In the wake of a Valentine’s Day slaughter at a Florida high school that left 17 people dead, lawmakers, pundits and the American people are debating solutions to gun violence more fervently than they have in years. For perhaps the first time, the NRA is facing real consequences over its drive to militarize every facet of American life, with several major companies severing ties with the powerful lobbying group. But despite the courageous protests of youth across the country, real political action still feels far away.
Three high-profile atrocities have occurred on American soil in the span of five weeks. On October 1, a man opened fire from a Las Vegas hotel window and shot more than 600 people, killing 58 of them. On October 31, a man drove a truck into a crowd in New York City and killed eight people. And on November 5, a man shot and killed 26 people at a church in the small town of Sutherland Springs, Texas.
At least since 9/11, the protocol for atrocity in America is militarism and nationalism if the perpetrator is a dark-skinned Muslim, thoughts and prayers for the victims if the perpetrator is white. In these recent events, President Trump’s tweets gave us a healthy sample of each. Continue reading
Mass shootings are so commonplace in America that news outlets can practically recycle old stories verbatim, changing only the names of the suspects, the locations, and the number of dead. When pundits are summoned to give their opinion, those responses, too, are predictably rote. Whether it’s said once or it’s said a thousand times, though, there is only one solution to America’s epidemic of gun violence: stricter regulation of the weapons in question. Continue reading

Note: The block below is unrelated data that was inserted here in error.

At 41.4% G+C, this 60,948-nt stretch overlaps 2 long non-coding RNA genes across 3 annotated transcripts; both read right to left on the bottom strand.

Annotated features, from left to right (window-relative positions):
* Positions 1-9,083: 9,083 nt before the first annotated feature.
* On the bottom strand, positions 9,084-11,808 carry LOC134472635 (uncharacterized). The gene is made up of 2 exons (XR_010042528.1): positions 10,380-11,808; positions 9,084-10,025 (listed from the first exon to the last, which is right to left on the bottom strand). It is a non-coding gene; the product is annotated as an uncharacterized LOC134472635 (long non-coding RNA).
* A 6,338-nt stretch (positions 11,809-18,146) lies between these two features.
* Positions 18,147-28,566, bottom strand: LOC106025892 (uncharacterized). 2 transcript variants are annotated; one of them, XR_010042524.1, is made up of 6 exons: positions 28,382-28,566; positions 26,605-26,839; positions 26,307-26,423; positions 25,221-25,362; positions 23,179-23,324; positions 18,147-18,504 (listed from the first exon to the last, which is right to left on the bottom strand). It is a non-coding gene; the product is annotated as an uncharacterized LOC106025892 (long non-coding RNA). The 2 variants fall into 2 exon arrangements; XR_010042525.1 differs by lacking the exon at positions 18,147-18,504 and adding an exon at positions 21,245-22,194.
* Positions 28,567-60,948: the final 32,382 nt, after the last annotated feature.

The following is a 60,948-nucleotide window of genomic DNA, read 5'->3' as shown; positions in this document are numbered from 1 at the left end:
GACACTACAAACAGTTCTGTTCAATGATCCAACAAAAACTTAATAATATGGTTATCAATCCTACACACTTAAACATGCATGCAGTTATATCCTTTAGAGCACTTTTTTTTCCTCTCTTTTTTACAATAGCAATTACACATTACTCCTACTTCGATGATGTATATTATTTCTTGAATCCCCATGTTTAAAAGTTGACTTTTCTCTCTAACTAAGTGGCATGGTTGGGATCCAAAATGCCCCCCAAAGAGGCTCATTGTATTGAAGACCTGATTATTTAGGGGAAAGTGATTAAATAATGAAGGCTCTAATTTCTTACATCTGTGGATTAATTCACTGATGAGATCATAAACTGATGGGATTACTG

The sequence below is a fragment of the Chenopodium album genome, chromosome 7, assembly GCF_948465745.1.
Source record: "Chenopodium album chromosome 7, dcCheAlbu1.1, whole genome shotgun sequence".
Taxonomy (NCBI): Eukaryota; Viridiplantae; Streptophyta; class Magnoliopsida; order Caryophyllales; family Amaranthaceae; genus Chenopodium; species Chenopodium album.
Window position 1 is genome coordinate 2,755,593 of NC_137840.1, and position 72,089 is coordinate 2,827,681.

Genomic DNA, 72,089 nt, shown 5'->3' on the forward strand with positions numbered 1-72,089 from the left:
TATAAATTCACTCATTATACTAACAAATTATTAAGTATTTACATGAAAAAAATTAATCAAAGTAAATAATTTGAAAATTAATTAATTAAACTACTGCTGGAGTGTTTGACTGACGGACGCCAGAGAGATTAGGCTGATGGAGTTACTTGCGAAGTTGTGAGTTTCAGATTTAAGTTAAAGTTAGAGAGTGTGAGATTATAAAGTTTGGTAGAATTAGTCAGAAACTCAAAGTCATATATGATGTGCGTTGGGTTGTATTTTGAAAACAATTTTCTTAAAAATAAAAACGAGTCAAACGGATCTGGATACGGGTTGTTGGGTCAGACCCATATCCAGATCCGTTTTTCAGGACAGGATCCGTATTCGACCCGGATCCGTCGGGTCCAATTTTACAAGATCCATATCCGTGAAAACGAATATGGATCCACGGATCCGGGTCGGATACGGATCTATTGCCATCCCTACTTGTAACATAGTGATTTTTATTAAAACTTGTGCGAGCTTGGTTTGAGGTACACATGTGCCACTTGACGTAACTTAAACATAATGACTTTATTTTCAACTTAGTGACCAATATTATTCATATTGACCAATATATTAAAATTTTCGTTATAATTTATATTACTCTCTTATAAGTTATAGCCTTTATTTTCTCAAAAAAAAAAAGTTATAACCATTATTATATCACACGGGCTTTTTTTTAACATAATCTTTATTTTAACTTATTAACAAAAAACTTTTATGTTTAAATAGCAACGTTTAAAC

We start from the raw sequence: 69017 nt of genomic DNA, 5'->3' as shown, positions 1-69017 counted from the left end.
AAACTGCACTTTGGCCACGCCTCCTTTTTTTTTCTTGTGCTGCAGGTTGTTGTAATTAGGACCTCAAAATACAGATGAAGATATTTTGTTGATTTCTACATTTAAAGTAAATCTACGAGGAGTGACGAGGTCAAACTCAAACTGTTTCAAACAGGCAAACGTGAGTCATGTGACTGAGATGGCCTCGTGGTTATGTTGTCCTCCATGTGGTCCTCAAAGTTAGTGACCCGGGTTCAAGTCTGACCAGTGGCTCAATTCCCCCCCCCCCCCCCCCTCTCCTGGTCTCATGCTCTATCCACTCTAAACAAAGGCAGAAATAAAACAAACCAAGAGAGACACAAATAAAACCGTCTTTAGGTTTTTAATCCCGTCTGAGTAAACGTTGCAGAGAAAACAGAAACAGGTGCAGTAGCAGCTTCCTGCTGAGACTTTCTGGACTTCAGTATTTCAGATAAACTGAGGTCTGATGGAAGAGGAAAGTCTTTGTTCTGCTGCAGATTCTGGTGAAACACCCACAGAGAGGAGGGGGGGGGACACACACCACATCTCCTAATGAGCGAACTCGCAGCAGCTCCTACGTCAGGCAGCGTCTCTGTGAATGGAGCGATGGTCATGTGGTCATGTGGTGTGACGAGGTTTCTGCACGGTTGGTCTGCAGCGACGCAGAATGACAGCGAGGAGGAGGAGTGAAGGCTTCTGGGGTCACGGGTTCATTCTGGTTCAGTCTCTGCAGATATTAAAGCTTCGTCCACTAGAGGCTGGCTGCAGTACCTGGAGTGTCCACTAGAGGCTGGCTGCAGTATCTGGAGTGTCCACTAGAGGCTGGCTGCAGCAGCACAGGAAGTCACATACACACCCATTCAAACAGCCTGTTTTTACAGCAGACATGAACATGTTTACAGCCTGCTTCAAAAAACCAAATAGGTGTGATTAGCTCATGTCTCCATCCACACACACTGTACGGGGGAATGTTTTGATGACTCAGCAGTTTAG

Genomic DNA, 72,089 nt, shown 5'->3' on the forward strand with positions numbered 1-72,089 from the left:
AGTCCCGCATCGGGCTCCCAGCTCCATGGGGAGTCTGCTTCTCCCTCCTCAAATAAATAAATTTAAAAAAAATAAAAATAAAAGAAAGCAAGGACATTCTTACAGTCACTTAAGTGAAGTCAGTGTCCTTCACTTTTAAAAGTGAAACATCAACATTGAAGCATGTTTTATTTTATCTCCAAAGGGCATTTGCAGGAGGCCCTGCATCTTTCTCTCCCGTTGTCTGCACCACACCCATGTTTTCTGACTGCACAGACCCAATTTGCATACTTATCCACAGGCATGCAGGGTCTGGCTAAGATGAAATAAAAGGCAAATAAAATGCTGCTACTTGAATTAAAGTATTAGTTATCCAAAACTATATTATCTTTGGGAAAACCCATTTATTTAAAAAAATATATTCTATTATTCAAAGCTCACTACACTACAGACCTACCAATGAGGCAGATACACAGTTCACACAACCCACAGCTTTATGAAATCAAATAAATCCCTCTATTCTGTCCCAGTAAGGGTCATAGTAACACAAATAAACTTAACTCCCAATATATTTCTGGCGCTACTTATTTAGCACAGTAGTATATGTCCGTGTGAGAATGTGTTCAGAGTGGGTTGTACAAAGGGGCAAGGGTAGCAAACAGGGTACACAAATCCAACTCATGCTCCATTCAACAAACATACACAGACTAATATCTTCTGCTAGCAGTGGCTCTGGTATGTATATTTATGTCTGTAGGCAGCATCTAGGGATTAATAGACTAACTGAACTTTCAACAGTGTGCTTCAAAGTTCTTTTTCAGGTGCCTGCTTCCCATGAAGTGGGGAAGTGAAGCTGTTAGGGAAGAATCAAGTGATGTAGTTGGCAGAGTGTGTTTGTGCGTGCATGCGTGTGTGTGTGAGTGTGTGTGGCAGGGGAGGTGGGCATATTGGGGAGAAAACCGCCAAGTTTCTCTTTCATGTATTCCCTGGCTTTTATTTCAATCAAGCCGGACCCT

In the wee hours of June 12, during a period of festivity and camaraderie, 49 people were killed and more than 50 others were injured by bullets fired from a military-grade assault weapon legally purchased by a man who had been a suspected terrorist. It was the deadliest mass shooting in modern US history, perpetrated by a US-born Muslim who pledged allegiance to ISIS. But if the killer had been anything other than Muslim, the national conversation in the tragedy’s wake might be much different.
GOP presidential candidate Donald Trump took the tragedy as an opportunity to pat himself on the back for “being right on radical Islamic terrorism.” Since that widely criticized tweet, most pundits and politicians have characterized shooter Omar Mateen as a terrorist. They did the same for Boston Marathon bomber Dzhokhar Tsarnaev and San Bernardino killers Tashfeen Malik and Syed Farook. But not all mass shooters are called terrorists. Those with names like James Holmes, Adam Lanza and Jared Loughner, for instance, usually aren’t. Continue reading
It’s very difficult for Hillary Clinton to position herself to the left of Bernie Sanders, but she’s spent much of the last month or so trying to do just that. One issue she seems to be getting away with it on is gun control. In debate after debate Clinton has kept Sanders defensive on gun control, touting her ‘F’ rating from the NRA against his ‘D-.’ Continue reading